Manuel Muñoz’s subtle and skillful novel What You See in the Dark uses Alfred Hitchcock’s 1960 film Psycho as a jumping off point to explore ideas of voyeurism, truth and self-awareness.
Set in Bakersfield in 1959, What You See in the Dark explores the ramifications of two murders, one real and one imagined. The first is the on-screen death of Marion Crane, as played by Janet Leigh and the second is that of a young unassuming Mexican woman, Teresa Garza who works in a shoe-store in downtown Bakersfield.
The cinematic and the everyday collide when the Actress (Janet Leigh) and the Director (Alfred Hitchcock) make a brief stop in Bakersfield to film some exterior shots for Psycho. The actress and her driver stop off in the town’s café and are served by Arlene Watson, a divorced and harried middle-aged mother who also runs a motel on the outskirts of town. Arlene’s son is the handsome Dan Watson, local heartthrob and boyfriend of Teresa when she is murdered.
Throughout the book, the plot of Psycho bleeds into that of the novel – a young woman impulsively steals from her employer; a murder occurs; a mother idolises her son in a rundown roadside motel that has seen better days. In lesser hands, this conceit could come across as forced and clunky, but Muñoz keeps the connections loose and subtle and never allows his characters to fall into simple stereotypes.
The story is told from the point of view of Janet Leigh, Arlene Watson, Teresa Garza and Alfred Hitchcock and is bookended by the thoughts of Candy, who works alongside Teresa at the shoe-store.
All of these characters are living with disappointment as they face a swiftly changing world. Teresa dreams of being a singer and finding love while struggling with the fact that her mother left her to follow a man to Texas. Arlene is ashamed of the fact that her husband abandoned her and tries to ignore the building of a new freeway that will remove all passing traffic from her motel. Hitchcock and Leigh are struggling with the changes in the world of filmmaking – both aware that the rise of realism and the influence of European cinema means that they will have to adapt their style to suit changing tastes. Candy is dating a farm worker and knows her future is as a small town wife. Her fantasies about Dan Watson and her jealousy of Teresa’s growing relationship with him make her the perfect narrative voice to open and close the novel.
Voyeurism is at the heart of Psycho, the heart of cinema and at the heart of this book. Bakersfield is a small town where everyone knows everyone else’s business. When Teresa starts to sing at a local cantina, the townsfolk go along just to get a look at the girl who has stolen Dan Watson’s affections. After her death, women flock to the shoe store where she worked just to see if any trace of Teresa or of what happened to her can be found.
From the eyes watching the screen at the drive –in and the local theatre to the gaze of the Mexican workers that follow Teresa on her morning walk to work, the novel is full of watchers, all trying to create their own truth from a dark they cannot hope to penetrate.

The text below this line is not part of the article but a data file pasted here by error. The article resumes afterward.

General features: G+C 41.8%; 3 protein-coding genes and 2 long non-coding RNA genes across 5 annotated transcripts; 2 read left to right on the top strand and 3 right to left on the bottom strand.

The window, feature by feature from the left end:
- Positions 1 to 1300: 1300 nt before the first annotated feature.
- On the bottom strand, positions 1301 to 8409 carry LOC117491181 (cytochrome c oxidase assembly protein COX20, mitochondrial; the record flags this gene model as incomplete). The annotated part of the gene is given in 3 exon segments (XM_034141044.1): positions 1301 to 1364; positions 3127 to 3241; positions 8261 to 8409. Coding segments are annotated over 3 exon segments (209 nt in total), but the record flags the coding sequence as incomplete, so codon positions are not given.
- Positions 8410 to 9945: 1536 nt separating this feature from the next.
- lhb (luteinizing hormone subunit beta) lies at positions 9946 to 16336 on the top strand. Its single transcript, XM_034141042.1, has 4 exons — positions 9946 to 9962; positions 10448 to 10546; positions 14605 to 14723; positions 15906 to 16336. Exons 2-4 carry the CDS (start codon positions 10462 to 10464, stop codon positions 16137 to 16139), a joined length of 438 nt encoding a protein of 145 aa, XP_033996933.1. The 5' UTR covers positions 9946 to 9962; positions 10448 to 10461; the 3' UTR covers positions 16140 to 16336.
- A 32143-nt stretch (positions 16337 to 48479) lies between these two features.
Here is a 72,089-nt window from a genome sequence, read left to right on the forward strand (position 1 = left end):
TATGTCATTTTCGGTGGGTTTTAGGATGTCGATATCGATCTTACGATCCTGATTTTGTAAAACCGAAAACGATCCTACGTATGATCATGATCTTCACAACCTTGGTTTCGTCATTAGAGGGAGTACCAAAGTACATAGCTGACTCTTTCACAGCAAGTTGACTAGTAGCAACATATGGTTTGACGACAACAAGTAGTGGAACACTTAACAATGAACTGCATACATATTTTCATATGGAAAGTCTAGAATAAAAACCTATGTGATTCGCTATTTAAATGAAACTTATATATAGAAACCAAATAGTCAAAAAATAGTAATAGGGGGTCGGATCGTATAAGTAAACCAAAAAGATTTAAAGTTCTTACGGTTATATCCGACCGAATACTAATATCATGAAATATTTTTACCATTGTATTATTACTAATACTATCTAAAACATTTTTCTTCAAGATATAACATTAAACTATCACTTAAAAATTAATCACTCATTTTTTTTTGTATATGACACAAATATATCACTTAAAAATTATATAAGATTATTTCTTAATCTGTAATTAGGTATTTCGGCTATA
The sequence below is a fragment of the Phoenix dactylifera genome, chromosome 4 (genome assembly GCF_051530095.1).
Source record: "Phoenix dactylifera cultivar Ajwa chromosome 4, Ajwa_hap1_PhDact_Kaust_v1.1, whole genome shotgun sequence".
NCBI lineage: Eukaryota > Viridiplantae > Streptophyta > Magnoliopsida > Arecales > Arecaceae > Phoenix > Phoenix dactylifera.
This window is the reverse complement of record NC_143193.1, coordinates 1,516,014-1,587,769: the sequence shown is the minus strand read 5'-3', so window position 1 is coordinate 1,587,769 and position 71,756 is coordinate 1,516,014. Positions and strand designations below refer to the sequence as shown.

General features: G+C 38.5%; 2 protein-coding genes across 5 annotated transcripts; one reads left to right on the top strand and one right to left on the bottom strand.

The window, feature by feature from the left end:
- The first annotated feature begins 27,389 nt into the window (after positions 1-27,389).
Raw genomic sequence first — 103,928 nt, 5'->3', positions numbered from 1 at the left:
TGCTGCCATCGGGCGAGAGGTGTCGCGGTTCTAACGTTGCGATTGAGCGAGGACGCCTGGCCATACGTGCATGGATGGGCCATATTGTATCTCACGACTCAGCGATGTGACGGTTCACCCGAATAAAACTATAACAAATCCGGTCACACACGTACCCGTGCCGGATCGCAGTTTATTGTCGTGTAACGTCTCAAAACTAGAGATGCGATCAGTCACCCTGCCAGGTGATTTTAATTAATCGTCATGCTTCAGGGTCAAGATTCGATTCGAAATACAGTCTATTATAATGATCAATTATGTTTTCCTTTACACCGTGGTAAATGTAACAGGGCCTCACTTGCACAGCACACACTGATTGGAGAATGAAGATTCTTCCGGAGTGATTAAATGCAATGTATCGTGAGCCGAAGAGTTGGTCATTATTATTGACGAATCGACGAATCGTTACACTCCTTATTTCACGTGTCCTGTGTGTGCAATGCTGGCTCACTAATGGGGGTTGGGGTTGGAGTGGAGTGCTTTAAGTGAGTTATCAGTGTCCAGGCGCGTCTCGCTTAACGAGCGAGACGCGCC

He reaches over to turn the knob down on the speaker, and the movie goes mute and you watch the screen while he’s occupied, the detective at a desk saying something into a phone, how you have to guess what he’s saying, the way you have to guess at everything in life – what you see and what you make of it, what you know for sure and what you have to experience, what others tell you and what gets confirmed.
The sense of dislocation and fear of change that permeates the novel takes what is essentially a tale of a small town romance turned bad and elevates it to an exploration of the changes engulfing America in 1960. Just as Psycho upended the rules of what was to be expected in the cinema at that time, society itself was also being upended on an equally fundamental level in political and economic terms. When Arlene decides to go and see Psycho at the local movie theatre, she leaves in disgust. Not due to the manner or timing of Marion Crane’s death, but because the character is shown in her underwear. Society is changing, and Arlene does not want any part of what she sees in the dark. Candy remembers going to the movie theatre with a date and muses on the innocence of that very different time.
After all this time, this is the moment you hold and remember, down to the sweaty, nervous palm of your boyfriend: the quiet in the dark of the theater, the story coming.
Darkness used to be the delicious moment of not knowing what would come next. You don’t see things like that anymore.
Muñoz perfectly captures a moment in time that is vanishing. His characters are shadowy, lonely dreamers who can only speculate about what has happened in the past and what will happen in the future. His writing is lyrical and subtle and despite the dramatic subject matter, unassuming and thoughtful. He perfectly captures the thoughts of his characters, particularly the female ones and the central set piece exploring the infamous seven day filming of Psycho’s iconic shower scene is beautifully structured.
A lack of resolution may frustrate some readers, but What You See in the Dark is a clever and subtle novel that transcends a gimmicky premise to become a thoughtful exploration on the gulf between dream and reality and what is required of us to accept that distance.
The woman had to live before she could die. It was as simple as that. Even if it was the vulgarity of real life – the needs and the mistakes, but also the desire to correct them, the effort toward a forgiveness of herself. A woman like that. All those lonely hours. All the things people do to try to escape.
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